Unix TLM (Telemetry) decoding
When visiting the decoding block diagram and the sound-modem pages almost all examples are based on Microsoft Windows. On this page you can find information so you can start to experience the same result but then with a Unix based operating system. Examples are: Linux, BSD, OS X and others.
Below a decoding example where we receive and decode the GRIFEX cubesat with the help of a RTL-SDR dongle, Gpredict for satellite tracking and Doppler control, GQRX as a SDR receiver, direwolf as a sound-modem TNC and the GRIFEX ground station software connected via the direwolf kiss server.
Decoding example: GRIFEX GMSK data.
Unix TLM decoding block.
We will use the following software that is available as source or binary package.
Gpredict is a real time satellite tracking and orbit prediction program written using the Gtk+ widgets. Gpredict uses the SGP4/SDP4 algorithms, which are compatible with the NORAD Keplerian elements.
The main purpose of this article is to help the reader with tracking Satellites and decoding the data that is received and therefore I am at this point not going to explain how to setup the general functionality of GPredict.
With the help of GPredict one can setup automatic doppler control. In this example we are using GQRX as a SDR receiver and we want GPredict to auto correct the receive frequency (doppler correction) to get this working we need to configure some radio interfaces within GPredict.
Below is the interface configuration to connect GPredict to GQRX so the tuning frequency is controlled by GPredict. Here we configure GPredict to connect via tcp port 7356 to GQRX.
GPredict GQRX radio control.
For GQRX to receive the remote control from GPredict, we have to make sure that GQRX will listen on the right tcp port. This can be done via remote control settings.
GQRX remote radio control.
GPredict to GQRX remote control, for this to work we have to enable the remote control option from GQRX. When this is done you can select radio control from GPredict and select to target and enable track and engage. When this is configured and selected in the right way you will see the tuning frequency being altered by GPredict radio control.
GQRX audio streaming.
The audio output from GQRX can be streamed via a UDP 7355 session and be connected on the otherside of the stream by for example Direwolf sound-card modem software. But it can also be in combination with for example nc (netcat) to pipe the stream to another program like baudline to analyze received data is also possible.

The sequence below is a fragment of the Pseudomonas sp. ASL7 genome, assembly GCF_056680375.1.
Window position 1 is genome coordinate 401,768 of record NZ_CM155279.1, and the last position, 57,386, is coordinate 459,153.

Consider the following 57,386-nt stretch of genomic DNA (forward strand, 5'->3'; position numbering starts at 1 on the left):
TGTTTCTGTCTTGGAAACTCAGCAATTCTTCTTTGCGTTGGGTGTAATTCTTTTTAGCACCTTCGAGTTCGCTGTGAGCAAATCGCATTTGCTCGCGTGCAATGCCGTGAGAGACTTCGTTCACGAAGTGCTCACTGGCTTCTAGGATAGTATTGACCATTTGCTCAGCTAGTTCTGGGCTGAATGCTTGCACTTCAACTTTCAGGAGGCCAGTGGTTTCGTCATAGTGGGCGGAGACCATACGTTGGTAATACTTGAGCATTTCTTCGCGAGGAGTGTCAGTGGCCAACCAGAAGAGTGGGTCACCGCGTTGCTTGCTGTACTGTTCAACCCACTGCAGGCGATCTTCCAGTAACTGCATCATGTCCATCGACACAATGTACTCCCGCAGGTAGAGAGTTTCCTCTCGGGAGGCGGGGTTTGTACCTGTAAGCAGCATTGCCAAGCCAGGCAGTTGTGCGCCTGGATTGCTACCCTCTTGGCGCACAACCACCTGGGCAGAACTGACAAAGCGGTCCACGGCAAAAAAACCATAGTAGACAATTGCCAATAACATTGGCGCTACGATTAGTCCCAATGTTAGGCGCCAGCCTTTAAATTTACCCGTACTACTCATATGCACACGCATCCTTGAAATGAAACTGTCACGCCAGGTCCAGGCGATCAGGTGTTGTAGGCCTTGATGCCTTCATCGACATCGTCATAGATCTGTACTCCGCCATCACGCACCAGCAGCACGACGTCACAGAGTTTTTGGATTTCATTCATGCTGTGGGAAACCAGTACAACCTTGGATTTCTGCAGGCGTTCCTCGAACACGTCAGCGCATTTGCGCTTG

After enabling IPv6 on my network I ran into the following problem, direwolf wasn’t working anymore when using udp forwarding. Finally I found a solution by altering localhost with 127.0.0.1. This forced the stream back to IPv4.
Redirect audio via udp stream to direwolf:
user@server:~/$ direwolf -r 48000 -B 1200 udp:7355 Dire Wolf version 1.2 Audio input device for receive: udp:7355 (channel 0) Audio out device for transmit: default (channel 0) Channel 0: 1200 baud, AFSK 1200 & 2200 Hz, E+, 48000 sample rate. Note: PTT not configured for channel 0. (Ignore this if using VOX.) Ready to accept AGW client application 0 on port 8000 ... Use -p command line option to enable KISS pseudo terminal. Ready to accept KISS client application on port 8001 ...
user@server:~/$ nc -l -u 7355 | baudline -samplerate 48000 -stdin
baudline via nc.
Redirect Audio from one application to another with Pulse Audio Volume control.
Upon opening pavucontrol, you will find a number of tabs, which allow you to set the playback and recording device for each application connected to the PulseAudio sound server. When you select a recording device for an application, you should also see a number of ‘Monitor’ devices. These allow you to record from what is normally an output device (i.e. your speakers).
Below is how I’ve configured GNURadio (showing up as Python) to record from my sound card, and fldigi to record from a Monitor device of my speakers. This way I can pipe any demodulated audio received from GNURadio straight into fldigi, where I can attempt to decode it.
GQRX and GPredict are designed and written by Alexandru Csete OZ9AEC. Direwolf is written by John Langner WB2OSZ. Baudline under development of SigBlips DSP engineering.
November 18, 2015 version 0.1 – Initial setup.
November 19, 2015 version 0.2 – Add decode block.
December 9, 2015 version 0.3 – Add Pulse Audio Volume control.
February 3, 2017 version 0.4 – direwolf remark when IPv6 is enabled.